He cited "Intelligence sources" that had kept reporting to him that Archbishop Mpundu was a member of the Patriotic Front," Archbishop Mpundu said. "If this is the type of muck the "Intelligence sources" can come up with, then "Intelligence sources" is a phrase that covers a multitude of sins.

I shudder to think of what else they have manufactured in the past and what they can genetically engineer in future against the government's real or perceived enemies, particularly during the run-up to next year's elections."

He recalled that on September 15, 2007, there appeared the now famous article entitled "Mpundu laughs" in one of the private daily tabloids.

Archbishop Mpundu said the then president was visibly incensed by the story and he held a press conference dedicated precisely to him, offering a law lecture at State House.

However, he said people needed to understand the background to the president's fury.

Archbishop Mpundu said for late president Levy Mwanawasa, it was not a matter of input on the constitution-making process by Zambia Episcopal Conference (ZEC) as he Archbishop Mpundu explained when he served as the organisation's president.

He said president Mwanawasa saw it as a personal attack on himself as MMD leader and Republican president by a PF member and Catholic Archbishop Mpundu.

Archbishop Mpundu said it was a dramatic display of raw intimidation and acrimony, which led to hateful anti-Catholic utterances by politicians in the print and electronic media and even in the National Assembly debates.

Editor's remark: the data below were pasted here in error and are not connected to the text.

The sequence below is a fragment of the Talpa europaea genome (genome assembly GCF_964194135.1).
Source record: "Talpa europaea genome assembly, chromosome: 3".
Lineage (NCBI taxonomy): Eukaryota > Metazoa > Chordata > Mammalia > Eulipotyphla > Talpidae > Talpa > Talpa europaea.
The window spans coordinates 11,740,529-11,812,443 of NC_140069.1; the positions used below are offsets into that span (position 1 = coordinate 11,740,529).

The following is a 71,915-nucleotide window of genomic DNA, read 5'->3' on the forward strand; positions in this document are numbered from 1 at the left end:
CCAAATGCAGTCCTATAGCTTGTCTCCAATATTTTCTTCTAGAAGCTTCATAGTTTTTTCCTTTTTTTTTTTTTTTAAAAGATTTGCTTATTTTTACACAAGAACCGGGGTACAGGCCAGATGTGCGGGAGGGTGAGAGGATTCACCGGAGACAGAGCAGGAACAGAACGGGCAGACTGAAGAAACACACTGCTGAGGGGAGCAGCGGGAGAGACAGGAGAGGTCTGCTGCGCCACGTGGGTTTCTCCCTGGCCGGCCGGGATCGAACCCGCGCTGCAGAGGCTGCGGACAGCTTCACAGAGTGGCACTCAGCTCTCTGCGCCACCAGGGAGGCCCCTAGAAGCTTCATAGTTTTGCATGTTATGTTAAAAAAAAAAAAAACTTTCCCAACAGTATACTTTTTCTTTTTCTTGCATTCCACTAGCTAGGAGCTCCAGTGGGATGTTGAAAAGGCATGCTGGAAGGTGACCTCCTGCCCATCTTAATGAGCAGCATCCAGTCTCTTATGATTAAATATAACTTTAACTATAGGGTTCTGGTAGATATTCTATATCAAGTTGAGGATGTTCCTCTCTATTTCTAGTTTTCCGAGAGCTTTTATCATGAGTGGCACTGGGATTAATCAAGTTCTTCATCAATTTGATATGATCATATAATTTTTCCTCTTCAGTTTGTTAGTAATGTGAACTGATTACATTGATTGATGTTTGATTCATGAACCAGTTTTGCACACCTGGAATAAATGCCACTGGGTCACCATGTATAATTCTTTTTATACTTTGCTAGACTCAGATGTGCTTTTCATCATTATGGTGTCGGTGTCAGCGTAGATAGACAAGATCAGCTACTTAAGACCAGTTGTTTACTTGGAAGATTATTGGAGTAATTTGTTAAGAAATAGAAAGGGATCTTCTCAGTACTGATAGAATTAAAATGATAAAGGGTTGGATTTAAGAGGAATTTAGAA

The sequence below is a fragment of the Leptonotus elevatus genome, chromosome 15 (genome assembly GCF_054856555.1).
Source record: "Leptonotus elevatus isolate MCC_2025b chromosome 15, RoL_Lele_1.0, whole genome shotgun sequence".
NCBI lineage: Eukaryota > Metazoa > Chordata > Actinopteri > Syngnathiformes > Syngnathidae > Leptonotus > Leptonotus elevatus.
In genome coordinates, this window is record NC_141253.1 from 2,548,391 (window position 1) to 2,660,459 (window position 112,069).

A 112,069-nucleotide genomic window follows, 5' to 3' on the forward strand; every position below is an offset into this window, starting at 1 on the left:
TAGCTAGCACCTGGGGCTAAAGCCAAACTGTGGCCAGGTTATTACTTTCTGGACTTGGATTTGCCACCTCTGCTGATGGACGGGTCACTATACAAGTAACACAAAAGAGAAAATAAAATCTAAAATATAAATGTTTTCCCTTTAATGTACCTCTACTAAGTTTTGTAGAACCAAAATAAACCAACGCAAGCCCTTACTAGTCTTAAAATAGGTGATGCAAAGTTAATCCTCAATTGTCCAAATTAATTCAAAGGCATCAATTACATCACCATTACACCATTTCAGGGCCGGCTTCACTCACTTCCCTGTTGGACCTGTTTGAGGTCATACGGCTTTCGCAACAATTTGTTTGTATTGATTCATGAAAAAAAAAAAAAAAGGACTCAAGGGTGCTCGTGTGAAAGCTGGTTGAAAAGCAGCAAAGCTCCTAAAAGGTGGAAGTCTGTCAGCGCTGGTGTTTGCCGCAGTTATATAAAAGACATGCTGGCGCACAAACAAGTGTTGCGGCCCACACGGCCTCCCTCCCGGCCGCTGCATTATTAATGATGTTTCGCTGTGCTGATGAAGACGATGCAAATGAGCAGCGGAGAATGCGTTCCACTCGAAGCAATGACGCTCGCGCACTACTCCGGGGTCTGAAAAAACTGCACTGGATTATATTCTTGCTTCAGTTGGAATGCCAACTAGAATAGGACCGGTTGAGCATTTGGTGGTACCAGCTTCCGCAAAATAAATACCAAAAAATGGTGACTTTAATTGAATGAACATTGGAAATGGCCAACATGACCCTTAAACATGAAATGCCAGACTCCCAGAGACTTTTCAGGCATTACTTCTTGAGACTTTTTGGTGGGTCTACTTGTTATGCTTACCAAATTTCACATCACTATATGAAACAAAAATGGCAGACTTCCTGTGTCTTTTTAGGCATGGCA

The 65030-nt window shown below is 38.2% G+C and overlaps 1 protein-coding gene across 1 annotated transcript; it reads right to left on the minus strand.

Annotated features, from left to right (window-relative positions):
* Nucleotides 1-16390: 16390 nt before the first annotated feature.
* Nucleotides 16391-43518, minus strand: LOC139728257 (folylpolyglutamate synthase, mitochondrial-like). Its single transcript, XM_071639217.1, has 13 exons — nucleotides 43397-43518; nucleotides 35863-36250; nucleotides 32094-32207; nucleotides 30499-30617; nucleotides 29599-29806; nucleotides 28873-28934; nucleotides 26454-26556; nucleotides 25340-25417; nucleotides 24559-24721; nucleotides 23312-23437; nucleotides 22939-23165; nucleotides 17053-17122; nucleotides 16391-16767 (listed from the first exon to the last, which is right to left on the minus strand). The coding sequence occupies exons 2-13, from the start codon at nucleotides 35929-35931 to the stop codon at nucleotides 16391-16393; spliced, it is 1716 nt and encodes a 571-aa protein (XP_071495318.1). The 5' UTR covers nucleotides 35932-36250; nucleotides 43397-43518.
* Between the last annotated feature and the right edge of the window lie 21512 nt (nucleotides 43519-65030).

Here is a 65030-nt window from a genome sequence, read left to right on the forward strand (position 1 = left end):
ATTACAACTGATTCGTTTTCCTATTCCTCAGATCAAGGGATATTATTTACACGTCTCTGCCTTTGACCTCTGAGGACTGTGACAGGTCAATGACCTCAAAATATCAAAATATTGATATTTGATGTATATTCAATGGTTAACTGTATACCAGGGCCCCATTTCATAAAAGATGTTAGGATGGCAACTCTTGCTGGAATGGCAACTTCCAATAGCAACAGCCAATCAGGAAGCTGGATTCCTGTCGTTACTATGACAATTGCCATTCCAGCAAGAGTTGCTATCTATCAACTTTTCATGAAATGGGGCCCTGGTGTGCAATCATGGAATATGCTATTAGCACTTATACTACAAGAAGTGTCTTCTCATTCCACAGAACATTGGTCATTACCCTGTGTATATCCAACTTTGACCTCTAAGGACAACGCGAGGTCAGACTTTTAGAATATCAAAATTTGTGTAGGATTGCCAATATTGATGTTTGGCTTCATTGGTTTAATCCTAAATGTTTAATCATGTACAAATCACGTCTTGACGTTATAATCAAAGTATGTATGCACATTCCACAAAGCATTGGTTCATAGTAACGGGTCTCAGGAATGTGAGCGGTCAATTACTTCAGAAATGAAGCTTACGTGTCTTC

"That is why on 22 October 2007 I called a press conference to reiterate and explain the ZEC stance on the National Constitutional Conference (NCC) and to decry the anti-Catholic rhetoric of the politicians. Our stand has been vindicated by the way this August body has conducted its affairs with regard to the constitution-making process," he said.

"In February 2008, the late president was to completely stun the Catholic Bishops when he told them at a meeting in State House, "Why do you hate me? I paid for two of you to go to the funeral of your Pope and you still don't like me?" The matter of the constitution is not a personal issue but a national project requiring all stakeholders to be brought on board."

He said when president Mwanawasa died, ZNBC television organised or was made to organise a live discussion on the legacy of the deceased president and ZEC president Bishop George Lungu requested him to take part.

He said he declined to do so because the late president saw him, a Catholic Archbishop, a supposedly paid-up PF member, as his enemy number one.

Archbishop Mpundu said it would have been hypocritical on his part to appear on ZNBC television to heap praise on someone who sincerely believed the Catholic bishops, and him particularly, hated him.

He said the so-called legacy was a figment of some people's fertile imagination, a creation of a clique of people with vested interests in retaining or ascending to political power.

He said the only legacy he knew was that once elected into power, the leaders become arrogant and intransigent.

"They want us to shut up, sit up and put up. It is on the wings and the ticket of such a non-existent legacy that they were ushered into power and today they are there. Exploiting and adding to the people's emotionally charged grief, they campaigned on "continuing the legacy" of Levy Mwanawasa. No wonder there is little, if any agreement at all among the architects of this fictitious legacy as to what this elusive "legacy" really means," he said.